verb (used with object)
- a means of hunting in which wild animals are encircled and chased into a special spot that makes their escape impossible.
- the act of hunting by this means.
- the location encircled by hunters using this means.
Origin of surround
Related Words for surroundinundate, besiege, envelop, ring, circle, beleaguer, bound, beset, gird, rim, verge, circumscribe, encompass, skirt, circumvent, border, limit, confine, blockade, compass
Examples from the Web for surround
Contemporary Examples of surround
Think Afghanistan and pieces of all the countries that surround it, including and especially Iran.ISIS Targets Afghanistan Just as the U.S. Quits
Sami Yousafzai, Christopher Dickey
December 19, 2014
The first potential scientific secret to improving your bedroom experience: surround yourself with men.Was 2014 the Year Science Discovered The Female Orgasm?
December 6, 2014
Brittany has decided that her husband and family will, Nov. 1, in her own bed, surround her that day.On Her Own Terms: Why Brittany Maynard Has Chosen to Die
October 12, 2014
Living as they do in the heart of the volatile Caucasus, Georgians are only too aware of the fires that surround them.ISIS on Georgia’s Mind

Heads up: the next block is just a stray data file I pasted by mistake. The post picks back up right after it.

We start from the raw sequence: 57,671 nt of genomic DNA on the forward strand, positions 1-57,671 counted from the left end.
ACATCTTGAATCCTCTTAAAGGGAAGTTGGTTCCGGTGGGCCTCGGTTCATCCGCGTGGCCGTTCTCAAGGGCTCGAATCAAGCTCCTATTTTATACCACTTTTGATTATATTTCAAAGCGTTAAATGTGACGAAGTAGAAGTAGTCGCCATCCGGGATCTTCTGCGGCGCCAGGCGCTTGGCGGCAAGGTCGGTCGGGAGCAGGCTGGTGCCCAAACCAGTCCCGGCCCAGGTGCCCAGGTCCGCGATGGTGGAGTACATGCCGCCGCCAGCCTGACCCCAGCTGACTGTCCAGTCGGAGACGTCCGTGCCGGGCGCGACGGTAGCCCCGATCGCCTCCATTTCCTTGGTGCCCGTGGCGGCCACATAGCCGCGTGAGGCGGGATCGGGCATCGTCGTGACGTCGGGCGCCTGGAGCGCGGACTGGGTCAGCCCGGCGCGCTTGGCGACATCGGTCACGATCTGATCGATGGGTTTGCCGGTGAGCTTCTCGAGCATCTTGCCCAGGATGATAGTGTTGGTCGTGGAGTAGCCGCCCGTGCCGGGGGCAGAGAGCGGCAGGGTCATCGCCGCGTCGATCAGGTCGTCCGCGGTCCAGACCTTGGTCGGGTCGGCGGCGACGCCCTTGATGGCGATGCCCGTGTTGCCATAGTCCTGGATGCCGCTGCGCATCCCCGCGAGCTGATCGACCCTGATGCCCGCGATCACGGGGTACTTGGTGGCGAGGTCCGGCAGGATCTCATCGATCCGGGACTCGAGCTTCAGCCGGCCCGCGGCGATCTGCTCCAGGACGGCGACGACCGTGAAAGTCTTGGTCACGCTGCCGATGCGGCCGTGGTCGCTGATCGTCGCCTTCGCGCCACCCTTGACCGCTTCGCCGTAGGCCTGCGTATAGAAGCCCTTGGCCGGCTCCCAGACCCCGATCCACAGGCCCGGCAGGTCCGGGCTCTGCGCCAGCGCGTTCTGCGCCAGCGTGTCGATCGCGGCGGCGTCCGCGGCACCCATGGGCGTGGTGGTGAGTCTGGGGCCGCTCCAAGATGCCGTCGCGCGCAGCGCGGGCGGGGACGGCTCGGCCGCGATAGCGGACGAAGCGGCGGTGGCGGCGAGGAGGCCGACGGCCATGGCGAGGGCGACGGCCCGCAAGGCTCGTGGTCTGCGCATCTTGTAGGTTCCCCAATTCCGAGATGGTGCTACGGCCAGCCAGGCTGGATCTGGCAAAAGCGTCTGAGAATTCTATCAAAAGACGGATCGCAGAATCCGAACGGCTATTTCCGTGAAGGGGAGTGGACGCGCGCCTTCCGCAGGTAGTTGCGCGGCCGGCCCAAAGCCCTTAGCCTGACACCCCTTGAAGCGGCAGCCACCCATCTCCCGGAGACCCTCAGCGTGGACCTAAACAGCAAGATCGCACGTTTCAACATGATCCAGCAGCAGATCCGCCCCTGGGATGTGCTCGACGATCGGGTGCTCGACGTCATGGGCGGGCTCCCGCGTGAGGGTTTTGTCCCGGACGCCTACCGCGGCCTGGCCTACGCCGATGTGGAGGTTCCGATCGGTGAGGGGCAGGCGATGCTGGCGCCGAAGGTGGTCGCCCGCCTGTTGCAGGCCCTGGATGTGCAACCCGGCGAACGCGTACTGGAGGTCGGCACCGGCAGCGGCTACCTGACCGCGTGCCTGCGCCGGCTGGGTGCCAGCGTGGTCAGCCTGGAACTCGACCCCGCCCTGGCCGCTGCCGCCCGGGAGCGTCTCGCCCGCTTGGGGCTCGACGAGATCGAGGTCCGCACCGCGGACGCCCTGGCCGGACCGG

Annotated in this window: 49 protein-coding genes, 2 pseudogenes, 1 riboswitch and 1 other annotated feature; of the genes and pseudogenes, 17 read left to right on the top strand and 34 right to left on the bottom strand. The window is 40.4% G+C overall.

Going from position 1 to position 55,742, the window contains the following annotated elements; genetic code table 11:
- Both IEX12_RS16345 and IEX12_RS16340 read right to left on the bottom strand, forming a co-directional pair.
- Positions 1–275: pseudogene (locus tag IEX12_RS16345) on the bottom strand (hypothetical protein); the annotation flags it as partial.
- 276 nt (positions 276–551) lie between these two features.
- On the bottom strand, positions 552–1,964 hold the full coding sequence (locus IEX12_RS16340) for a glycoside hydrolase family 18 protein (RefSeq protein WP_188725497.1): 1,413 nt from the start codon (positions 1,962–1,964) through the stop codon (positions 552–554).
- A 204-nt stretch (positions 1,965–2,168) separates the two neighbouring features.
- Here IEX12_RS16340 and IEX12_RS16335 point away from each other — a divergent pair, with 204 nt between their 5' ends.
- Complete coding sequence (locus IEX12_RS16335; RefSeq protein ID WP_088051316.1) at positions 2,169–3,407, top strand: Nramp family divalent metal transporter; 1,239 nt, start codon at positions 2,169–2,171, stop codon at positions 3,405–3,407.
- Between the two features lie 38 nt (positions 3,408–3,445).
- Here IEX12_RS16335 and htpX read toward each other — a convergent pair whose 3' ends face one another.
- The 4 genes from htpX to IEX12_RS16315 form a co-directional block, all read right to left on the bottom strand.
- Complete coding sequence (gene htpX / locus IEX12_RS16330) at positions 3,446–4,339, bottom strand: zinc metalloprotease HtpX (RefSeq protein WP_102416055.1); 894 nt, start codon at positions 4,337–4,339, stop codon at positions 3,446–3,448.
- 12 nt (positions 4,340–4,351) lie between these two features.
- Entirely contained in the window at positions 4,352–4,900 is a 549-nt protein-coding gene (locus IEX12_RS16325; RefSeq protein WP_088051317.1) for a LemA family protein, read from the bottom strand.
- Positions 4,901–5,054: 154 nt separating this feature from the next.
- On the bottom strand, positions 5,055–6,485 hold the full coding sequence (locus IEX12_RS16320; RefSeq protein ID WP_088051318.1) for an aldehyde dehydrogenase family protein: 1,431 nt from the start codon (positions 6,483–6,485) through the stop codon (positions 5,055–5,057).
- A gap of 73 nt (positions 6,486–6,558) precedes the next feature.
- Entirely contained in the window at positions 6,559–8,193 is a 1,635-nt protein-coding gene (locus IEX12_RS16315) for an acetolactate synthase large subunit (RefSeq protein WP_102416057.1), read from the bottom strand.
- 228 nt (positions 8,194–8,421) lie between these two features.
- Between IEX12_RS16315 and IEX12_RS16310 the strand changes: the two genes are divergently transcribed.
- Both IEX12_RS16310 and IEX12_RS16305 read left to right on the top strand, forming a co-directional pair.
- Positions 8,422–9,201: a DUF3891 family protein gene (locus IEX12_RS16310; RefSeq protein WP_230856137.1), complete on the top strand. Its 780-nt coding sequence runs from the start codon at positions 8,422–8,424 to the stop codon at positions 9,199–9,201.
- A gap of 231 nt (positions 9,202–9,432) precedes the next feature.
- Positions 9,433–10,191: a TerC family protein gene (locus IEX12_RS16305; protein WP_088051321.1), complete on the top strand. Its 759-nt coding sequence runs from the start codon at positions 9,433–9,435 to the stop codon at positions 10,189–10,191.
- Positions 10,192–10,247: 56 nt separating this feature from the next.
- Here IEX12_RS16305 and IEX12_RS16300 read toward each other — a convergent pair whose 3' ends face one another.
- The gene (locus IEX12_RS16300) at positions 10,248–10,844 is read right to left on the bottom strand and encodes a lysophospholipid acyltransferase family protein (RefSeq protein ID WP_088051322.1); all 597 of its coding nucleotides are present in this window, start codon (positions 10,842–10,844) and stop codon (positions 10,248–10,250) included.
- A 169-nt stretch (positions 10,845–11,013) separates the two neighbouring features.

September 26, 2014
In On Saudi Arabia, journalist Karen Elliott House describes the odd silence that seems to surround the House of Saud.Will Saudi Arabia Execute Guest Workers for 'Witchcraft'?
March 29, 2014
Historical Examples of surround
"Surround her with a bodyguard, if you like," said the General.The Bacillus of Beauty
And as you can see, we surround ourselves with all means of enlightenment.
I shall place it in my room and surround it with fresh flowers.
It was Mrs. Vansittart's pleasant habit to surround herself with every comfort.Roden's Corner
Henry Seton Merriman
They must surround me, you observe, and therefore they are here.Barnaby Rudge
- a method of capturing wild beasts by encircling the area in which they are believed to be
- the area so encircled
Word Origin for surround
early 15c., "to flood, overflow," from Middle French soronder "to overflow, abound, surpass, dominate," from Late Latin superundare "overflow," from Latin super "over" (see super-) + undare "to flow in waves," from unda "wave" (see water (n.); and cf. abound). Sense of "to shut in on all sides" first recorded 1610s, influenced by figurative meaning in French of "dominate," and by sound association with round. Related: Surrounded; surrounding.